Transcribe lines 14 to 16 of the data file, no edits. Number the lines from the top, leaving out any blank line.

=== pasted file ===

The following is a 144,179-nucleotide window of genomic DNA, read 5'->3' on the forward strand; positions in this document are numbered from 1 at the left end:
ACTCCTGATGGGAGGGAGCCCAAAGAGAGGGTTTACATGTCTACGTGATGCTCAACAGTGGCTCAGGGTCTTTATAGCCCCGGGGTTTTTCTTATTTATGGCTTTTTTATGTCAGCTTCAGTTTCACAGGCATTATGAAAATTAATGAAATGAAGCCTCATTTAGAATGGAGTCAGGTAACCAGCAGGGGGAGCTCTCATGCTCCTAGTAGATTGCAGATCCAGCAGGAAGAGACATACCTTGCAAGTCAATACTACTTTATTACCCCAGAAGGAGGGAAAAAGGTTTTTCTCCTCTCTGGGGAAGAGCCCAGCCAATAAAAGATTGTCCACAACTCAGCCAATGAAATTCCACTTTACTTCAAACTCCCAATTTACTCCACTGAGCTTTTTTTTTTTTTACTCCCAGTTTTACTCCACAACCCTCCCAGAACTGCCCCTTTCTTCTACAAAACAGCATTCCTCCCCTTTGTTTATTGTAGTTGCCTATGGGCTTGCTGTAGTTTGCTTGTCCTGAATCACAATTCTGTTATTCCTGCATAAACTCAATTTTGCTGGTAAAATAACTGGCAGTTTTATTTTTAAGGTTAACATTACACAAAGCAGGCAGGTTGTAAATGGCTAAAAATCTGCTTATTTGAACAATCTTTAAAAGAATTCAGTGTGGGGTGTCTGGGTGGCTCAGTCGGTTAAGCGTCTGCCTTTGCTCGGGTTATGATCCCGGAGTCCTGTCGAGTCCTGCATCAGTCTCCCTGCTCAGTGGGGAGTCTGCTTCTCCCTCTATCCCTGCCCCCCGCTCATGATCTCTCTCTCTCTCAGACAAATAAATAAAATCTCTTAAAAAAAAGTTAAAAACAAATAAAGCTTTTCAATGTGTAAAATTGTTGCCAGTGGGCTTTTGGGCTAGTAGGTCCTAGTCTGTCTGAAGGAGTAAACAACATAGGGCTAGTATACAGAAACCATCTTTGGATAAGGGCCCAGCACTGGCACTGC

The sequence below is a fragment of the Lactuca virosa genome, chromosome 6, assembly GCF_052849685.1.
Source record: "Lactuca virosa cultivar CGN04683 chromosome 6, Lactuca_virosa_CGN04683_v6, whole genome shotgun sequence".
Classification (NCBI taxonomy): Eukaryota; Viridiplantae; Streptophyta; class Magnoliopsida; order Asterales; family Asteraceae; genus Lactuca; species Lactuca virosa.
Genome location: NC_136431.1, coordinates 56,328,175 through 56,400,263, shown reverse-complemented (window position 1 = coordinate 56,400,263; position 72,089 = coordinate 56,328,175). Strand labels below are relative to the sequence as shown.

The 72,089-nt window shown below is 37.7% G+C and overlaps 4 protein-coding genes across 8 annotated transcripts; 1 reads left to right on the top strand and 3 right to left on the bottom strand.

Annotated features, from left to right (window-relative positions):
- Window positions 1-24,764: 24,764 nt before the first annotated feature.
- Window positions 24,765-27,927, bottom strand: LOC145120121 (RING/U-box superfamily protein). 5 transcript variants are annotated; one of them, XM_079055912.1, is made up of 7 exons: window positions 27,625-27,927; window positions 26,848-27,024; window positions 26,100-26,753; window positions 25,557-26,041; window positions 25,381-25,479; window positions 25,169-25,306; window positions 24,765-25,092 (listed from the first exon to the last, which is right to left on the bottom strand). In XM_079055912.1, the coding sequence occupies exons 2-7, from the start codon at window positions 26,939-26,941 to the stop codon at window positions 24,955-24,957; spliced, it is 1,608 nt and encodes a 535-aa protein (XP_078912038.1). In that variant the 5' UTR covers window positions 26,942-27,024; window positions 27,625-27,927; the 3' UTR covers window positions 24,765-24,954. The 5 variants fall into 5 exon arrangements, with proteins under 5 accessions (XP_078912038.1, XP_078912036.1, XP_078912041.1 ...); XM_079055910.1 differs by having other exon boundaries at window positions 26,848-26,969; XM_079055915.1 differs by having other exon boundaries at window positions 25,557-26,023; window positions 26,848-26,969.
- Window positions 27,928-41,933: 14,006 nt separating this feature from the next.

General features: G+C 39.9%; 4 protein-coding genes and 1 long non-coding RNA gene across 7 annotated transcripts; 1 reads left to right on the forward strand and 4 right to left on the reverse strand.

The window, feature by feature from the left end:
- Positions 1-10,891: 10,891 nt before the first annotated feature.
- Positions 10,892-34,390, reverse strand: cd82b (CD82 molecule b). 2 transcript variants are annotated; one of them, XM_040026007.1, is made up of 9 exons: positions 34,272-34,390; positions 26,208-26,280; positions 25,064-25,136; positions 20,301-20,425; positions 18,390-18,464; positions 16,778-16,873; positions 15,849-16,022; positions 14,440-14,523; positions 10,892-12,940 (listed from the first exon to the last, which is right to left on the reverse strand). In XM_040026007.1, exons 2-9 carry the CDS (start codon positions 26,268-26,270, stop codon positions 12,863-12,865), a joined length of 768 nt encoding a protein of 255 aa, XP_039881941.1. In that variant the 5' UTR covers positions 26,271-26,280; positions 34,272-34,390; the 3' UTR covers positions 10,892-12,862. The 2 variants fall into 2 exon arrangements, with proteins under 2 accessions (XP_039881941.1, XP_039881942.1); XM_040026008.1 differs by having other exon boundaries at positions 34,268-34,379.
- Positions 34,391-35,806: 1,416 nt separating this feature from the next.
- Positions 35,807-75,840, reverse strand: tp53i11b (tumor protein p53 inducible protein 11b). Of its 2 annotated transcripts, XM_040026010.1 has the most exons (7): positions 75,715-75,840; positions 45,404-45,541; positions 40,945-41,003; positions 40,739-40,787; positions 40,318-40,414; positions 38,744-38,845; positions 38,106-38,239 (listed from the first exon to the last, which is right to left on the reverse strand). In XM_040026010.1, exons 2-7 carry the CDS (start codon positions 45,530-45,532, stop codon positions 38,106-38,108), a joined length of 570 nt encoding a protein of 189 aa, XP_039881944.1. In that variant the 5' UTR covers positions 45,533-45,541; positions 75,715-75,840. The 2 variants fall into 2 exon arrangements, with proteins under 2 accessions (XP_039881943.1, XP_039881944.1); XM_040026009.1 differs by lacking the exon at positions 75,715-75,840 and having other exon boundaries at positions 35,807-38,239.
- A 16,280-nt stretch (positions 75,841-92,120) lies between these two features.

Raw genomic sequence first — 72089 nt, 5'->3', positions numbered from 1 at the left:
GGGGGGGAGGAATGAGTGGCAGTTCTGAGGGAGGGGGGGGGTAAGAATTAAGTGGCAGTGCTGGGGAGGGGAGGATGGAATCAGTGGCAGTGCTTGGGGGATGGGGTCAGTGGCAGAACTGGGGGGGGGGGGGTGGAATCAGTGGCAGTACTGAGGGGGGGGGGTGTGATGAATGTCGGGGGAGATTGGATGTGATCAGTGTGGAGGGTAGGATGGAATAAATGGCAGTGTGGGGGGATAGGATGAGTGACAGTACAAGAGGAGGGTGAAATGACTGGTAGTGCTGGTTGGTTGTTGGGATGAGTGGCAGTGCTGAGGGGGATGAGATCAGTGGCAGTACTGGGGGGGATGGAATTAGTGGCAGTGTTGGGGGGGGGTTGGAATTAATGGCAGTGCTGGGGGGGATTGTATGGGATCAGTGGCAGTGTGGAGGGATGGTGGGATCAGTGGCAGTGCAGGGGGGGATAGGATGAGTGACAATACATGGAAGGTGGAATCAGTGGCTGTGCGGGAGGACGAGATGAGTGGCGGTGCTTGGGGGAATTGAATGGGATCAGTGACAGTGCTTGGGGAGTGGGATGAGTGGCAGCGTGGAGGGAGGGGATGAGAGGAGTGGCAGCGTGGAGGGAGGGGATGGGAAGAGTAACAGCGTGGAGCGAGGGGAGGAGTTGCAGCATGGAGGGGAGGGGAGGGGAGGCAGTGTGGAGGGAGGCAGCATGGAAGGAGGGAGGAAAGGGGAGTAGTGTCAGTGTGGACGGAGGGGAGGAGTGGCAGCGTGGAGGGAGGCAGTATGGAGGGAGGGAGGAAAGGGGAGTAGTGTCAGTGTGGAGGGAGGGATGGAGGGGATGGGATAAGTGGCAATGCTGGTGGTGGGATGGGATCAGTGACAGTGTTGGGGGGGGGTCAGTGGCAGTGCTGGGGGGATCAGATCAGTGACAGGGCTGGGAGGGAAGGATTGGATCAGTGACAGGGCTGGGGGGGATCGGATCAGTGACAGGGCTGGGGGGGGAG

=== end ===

- Positions 1-10,891: 10,891 nt before the first annotated feature.
- Positions 10,892-34,390, reverse strand: cd82b (CD82 molecule b). 2 transcript variants are annotated; one of them, XM_040026007.1, is made up of 9 exons: positions 34,272-34,390; positions 26,208-26,280; positions 25,064-25,136; positions 20,301-20,425; positions 18,390-18,464; positions 16,778-16,873; positions 15,849-16,022; positions 14,440-14,523; positions 10,892-12,940 (listed from the first exon to the last, which is right to left on the reverse strand). In XM_040026007.1, exons 2-9 carry the CDS (start codon positions 26,268-26,270, stop codon positions 12,863-12,865), a joined length of 768 nt encoding a protein of 255 aa, XP_039881941.1. In that variant the 5' UTR covers positions 26,271-26,280; positions 34,272-34,390; the 3' UTR covers positions 10,892-12,862. The 2 variants fall into 2 exon arrangements, with proteins under 2 accessions (XP_039881941.1, XP_039881942.1); XM_040026008.1 differs by having other exon boundaries at positions 34,268-34,379.
- Positions 34,391-35,806: 1,416 nt separating this feature from the next.